According to the belief, there is an elimination of chemical contamination through sweating, as well as of other body impurities through sweat. In addition, it is worth mentioning the fragile and superficial knowledge of dwellers about the real situation at hand: [...] They took different drugs, I don't know if it was to fight the lead in the blood or for prevention (Gina).

Even today, the effects of lead contamination are unclear to residents (they always refer to this metal--lead) and dwellers are skeptical of scientists' findings and technical reports denouncing the severity of the accident in the municipality. [...] They have done so much research. And nothing came out of it. (Ana). Disbelief is alive in the population, due to the discontinuous comprehensive health care protocols actions, the complexity of issues that transcend the health sector and slow compliance with the recovery of contaminated areas (4,14).

While studies (4,14,28) identified the need to adopt procedures for risk governance and health surveillance of the population at risk, only income-generating social projects, donation of staples, few compensations and social housing programs for members of the Association of Victims of Contamination by Lead, Cadmium, Mercury and other chemical elements (AVICCA) (14) have been covered so far. However, it should be emphasized that there are no environmental recovery programs in the natural areas of shellfish production or food consumption studies of this population of shellfish gatherers and anglers identified at risk.

Conclusion

From a semantic network of denials, prohibitions and silences in their speeches, one could understand the stigma and linguistic taboo of shellfish gatherers in relation to environmental (chemical and biological) contamination. When denying, they affirmed the fear of losing the sale of shellfish because of conjugated stigma, as it deteriorates their identities.

Inserted in the narrative intersubjectivity, chemical and biological contamination topics flooding the place appear as taboo, and social and environmental conditions are portrayed as forms of stigma. These issues permanently threaten food and nutritional security.

Concealing, veiling and denying environmental contamination are moral and ethical manifestations of these investigated dwellers in order to keep away from food insecurity in their imaginary, because they do not want to speak or think about "the worst". Thus, the need to feel safe from hunger is imperative, although the body is threatened by diseases due to the excess of heavy metals (mainly lead, according to studies) and helminthiases. It is worth remembering that previous research that denounced high chemical contamination did not result in any governmental actions to restore the environment.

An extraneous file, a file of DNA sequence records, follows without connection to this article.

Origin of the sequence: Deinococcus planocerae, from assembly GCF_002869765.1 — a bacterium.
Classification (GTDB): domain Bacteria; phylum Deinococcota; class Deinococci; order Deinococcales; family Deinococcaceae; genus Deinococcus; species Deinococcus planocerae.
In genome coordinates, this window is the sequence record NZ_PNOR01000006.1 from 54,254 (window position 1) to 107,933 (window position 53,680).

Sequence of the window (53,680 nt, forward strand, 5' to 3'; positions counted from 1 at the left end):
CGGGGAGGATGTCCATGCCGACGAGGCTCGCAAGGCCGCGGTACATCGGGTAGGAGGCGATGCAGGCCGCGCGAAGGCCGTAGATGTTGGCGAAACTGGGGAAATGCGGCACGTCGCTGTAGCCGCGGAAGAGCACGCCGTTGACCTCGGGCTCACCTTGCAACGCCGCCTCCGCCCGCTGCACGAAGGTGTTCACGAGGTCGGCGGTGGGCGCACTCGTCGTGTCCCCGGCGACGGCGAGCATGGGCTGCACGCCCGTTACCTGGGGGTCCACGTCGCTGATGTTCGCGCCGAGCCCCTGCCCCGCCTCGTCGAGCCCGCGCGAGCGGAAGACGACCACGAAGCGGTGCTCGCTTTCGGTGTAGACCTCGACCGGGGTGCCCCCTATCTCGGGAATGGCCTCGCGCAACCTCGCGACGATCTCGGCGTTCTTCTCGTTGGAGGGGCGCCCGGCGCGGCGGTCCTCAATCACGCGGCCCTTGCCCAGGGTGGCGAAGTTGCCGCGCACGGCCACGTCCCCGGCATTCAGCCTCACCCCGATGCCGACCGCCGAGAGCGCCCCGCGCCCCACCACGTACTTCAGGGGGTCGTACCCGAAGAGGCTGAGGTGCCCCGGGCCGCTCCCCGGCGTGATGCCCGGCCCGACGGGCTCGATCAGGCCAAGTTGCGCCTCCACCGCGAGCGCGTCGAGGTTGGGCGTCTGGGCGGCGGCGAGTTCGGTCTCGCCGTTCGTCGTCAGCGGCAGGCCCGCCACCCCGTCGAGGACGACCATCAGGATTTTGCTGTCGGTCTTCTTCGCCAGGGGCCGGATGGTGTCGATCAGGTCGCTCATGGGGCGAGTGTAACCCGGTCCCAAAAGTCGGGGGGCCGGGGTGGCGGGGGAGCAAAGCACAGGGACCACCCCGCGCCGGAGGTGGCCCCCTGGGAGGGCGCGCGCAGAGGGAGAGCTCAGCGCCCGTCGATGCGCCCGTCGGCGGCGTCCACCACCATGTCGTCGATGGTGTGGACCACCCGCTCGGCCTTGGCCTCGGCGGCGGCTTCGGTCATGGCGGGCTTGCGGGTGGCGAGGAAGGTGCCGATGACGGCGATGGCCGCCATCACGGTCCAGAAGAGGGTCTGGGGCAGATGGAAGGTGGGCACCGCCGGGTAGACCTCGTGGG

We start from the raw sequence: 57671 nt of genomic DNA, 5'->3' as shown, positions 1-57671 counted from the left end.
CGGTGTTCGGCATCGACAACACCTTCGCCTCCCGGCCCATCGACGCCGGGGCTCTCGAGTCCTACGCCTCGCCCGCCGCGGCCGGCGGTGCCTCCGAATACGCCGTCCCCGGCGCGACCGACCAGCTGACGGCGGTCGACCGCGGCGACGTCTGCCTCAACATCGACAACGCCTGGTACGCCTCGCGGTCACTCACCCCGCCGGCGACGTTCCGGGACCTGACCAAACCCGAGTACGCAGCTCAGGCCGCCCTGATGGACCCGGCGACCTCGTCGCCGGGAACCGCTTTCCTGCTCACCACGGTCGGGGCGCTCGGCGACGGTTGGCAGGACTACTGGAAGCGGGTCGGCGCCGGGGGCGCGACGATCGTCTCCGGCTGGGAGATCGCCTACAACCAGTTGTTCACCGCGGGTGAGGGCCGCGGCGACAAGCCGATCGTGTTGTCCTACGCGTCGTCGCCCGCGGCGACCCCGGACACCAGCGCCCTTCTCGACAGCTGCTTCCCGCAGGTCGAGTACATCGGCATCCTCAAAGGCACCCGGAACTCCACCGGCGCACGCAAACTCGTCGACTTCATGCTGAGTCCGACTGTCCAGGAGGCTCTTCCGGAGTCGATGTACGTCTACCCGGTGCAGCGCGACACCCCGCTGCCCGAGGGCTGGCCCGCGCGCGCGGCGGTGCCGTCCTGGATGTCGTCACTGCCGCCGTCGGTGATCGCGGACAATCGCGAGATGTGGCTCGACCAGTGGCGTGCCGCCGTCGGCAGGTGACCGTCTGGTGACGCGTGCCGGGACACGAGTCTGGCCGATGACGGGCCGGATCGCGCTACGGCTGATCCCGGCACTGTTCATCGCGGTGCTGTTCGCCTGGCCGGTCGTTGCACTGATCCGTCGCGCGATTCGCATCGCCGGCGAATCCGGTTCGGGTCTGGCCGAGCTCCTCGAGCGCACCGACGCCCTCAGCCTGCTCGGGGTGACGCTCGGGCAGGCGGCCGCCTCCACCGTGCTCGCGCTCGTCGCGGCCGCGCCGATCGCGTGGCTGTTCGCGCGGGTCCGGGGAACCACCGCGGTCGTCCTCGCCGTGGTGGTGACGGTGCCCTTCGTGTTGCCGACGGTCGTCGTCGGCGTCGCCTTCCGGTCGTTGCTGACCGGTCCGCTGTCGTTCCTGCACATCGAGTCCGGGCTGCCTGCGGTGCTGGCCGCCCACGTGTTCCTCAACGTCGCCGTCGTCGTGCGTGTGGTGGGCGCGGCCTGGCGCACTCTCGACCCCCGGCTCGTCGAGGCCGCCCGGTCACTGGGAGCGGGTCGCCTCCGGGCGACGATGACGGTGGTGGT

Some residents prefer to believe that there is no more chemical contamination in the region and that weather and tide have already cleared the whole place. However, one of the signifiers that appears attached to daily life is the feeling of discrimination and stigma. Locals feel isolated and separated as if they were contagious. Thus, environmental contamination mixes with social devaluation, and both are naturalized to ensure survival in that place. These expressions affect food production and compromise FNS.

FNS issues in Santo Amaro are not limited to family income alone, but environmental contamination and social discrimination linked to the status of quilombolas as a social identity. Such situations are in the same semantic web, without separation: poor, black and contaminated. This is the identity that marks permanent food uncertainty, whose hardships are associated with the complexity of living the socioeconomic and cultural dimensions described.

In attempting to relativize the analyzes, this study did not pretend to say what is right or wrong about the identified linguistic traits, since in the counterpoint between scientific analyzes and native taboos, one can produce misunderstandings about the stated meanings. However, the proposed interpretations are meanings consisting of beliefs and experiences of collaborators of this work.

DOI: 10.1590/1413-81232017222.10582016

Collaborations

MF Barreto and MCS Freitas contributed fundamentally to the accomplishment of this study.

Acknowledgments

To the Fundacao de Amparo a Pesquisa do Estado da Bahia for the granting and to the Programa de Pos-graduacao em Alimentos, Nutricao e Saude of the Universidade Federal da Bahia.

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Article submitted 21/11/2015

Approved 07/06/2016

Final version submitted 09/06/2016

Mercia Ferreira Barreto [1]

Maria do Carmo Soares de Freitas [1]

[1] Programa de PosGraduacao Alimentos, Nutricao e Saude, Departamento de Ciencia da Nutricao, Escola de Nutricao, Universidade Federal da Bahia. Av. Araujo Pinho 32, Canela. 40110-040 Salvador BA Brasil. merciabarreto.pms@ gmail.com
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Date:Feb 1, 2017